"No one should have to trade their wellness for success." That's how Rachel Simmons, author of Odd Girl Out and Enough As She Is opened her Parent Program presentation in Massey Theater. And that was enough to get her audience's attention.
Her presentation was chock-full of actionable strategies for helping parents connect with their daughters in a manner that is supportive and prioritizes her wellbeing.
She started with the elephant in the room—the college admission process. Simmons advised parents acknowledge to their daughters that they are coming of age at time when the cultural pressure tied to the college process has reached a fever pitch. Let them know that the stress is not their fault, and more importantly, that their worth is not tied to the outcome of their college admission decision.
And while you're offering them words of comfort or advice, don't expect them to thank you.
They may roll their eyes at you or grunt their response to a question, but they are still connecting with you. "The way that they connect with us as they get older changes," said Simmons, "but they are absolutely listening." They're also watching you. Simmons emphasized that a parent's reaction to an event or incident sets the tone for the child's response and noted that research shows that parents have an enormous impact on their child's anxiety and stress levels.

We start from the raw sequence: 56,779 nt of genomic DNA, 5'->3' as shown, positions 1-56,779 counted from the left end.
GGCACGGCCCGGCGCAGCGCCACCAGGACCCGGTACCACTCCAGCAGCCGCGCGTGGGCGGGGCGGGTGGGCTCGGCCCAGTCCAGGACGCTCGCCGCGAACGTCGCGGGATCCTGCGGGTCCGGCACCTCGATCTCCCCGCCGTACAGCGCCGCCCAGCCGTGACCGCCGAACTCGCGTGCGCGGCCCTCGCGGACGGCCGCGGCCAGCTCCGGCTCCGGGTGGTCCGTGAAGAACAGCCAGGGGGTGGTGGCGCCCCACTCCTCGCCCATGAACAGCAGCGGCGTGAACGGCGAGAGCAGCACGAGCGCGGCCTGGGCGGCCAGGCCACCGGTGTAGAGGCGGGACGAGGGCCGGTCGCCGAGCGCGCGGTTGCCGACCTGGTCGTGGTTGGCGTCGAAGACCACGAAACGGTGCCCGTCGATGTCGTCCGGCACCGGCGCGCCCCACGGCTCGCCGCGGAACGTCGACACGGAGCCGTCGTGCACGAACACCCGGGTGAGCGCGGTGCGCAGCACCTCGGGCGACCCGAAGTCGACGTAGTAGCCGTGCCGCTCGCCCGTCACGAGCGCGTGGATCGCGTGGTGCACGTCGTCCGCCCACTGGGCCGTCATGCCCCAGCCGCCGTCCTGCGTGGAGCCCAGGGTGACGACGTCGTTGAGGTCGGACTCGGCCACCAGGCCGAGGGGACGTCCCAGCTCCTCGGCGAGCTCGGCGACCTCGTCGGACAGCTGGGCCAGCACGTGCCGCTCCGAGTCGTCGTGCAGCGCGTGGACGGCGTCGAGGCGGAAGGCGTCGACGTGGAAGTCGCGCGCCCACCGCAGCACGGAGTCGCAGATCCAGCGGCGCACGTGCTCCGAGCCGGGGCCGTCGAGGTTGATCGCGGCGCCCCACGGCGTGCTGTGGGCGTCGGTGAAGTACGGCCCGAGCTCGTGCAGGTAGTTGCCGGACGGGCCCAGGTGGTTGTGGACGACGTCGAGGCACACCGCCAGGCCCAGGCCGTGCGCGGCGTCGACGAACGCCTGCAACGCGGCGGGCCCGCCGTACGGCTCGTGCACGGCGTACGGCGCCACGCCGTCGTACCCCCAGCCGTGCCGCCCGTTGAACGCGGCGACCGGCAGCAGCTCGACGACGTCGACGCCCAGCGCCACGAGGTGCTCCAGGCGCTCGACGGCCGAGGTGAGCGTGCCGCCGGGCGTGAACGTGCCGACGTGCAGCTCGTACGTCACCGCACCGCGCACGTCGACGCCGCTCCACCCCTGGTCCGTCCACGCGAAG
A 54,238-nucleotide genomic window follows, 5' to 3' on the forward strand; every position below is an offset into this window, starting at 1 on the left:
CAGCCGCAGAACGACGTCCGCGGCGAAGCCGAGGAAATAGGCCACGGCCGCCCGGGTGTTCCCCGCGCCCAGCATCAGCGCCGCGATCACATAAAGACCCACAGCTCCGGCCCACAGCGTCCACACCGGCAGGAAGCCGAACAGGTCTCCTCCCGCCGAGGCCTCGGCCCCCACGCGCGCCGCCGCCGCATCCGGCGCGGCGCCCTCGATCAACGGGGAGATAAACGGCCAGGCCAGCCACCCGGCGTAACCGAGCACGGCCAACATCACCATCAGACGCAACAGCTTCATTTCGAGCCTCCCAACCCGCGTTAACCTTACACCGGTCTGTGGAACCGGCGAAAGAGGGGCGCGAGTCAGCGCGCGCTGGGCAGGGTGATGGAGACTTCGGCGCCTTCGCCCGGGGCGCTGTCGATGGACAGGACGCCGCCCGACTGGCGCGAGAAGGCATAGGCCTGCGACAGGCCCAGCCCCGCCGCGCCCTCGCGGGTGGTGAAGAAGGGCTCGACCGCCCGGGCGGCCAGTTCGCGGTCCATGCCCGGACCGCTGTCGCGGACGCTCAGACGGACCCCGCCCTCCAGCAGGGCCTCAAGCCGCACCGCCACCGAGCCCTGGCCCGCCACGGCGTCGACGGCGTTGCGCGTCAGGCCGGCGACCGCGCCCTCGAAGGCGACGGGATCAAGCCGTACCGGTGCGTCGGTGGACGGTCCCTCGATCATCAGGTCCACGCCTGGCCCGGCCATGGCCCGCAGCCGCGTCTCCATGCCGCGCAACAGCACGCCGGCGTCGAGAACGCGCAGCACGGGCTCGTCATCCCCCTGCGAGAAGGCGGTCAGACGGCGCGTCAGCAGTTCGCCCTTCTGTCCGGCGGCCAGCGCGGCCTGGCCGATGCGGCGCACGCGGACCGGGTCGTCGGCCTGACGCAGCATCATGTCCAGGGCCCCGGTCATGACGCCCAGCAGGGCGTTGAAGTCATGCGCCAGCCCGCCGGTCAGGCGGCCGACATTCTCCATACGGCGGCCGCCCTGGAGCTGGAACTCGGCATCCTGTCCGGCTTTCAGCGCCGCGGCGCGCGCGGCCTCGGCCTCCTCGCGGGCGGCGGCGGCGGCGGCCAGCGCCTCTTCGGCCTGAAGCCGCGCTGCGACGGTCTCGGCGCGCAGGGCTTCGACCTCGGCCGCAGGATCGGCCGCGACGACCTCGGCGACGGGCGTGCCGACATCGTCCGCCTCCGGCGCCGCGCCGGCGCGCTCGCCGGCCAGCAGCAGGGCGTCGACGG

To support your daughter when she is facing a challenging situation, start by showing empathy; whether or not you believe her feelings are warranted, you have to let her know that her feelings matter. Affirm her emotions and experience, because according to Simmons, "When we mirror back to our children, we are helping them feel secure. They are looking to us to feel what is true and right."
As a matter of practice, Simmons advises that parents cultivate a sense of gratitude in their families. "Today's kids are hearing a message that they have to be the best at everything they do," she said, "and end up walking around feeling a pervasive sense of self-criticism." Remind them that who they are right now is enough. Teach them to pause daily and think of three things that they are grateful for. Again, research supports this recommendation—those who take time to appreciate the good in their lives sleep better, and experience a reduction in the symptoms of depression and anxiety.
During her time to GA, Simmons also spoke to Upper School and Middle School students in separate assemblies, met with students conducting research on the topics of body image and academic risk-taking, and with faculty in small groups. GA has long invested in student, faculty, and parent programs focused on health and wellness, and Simmons' visit put a spotlight on this strategic area of focus.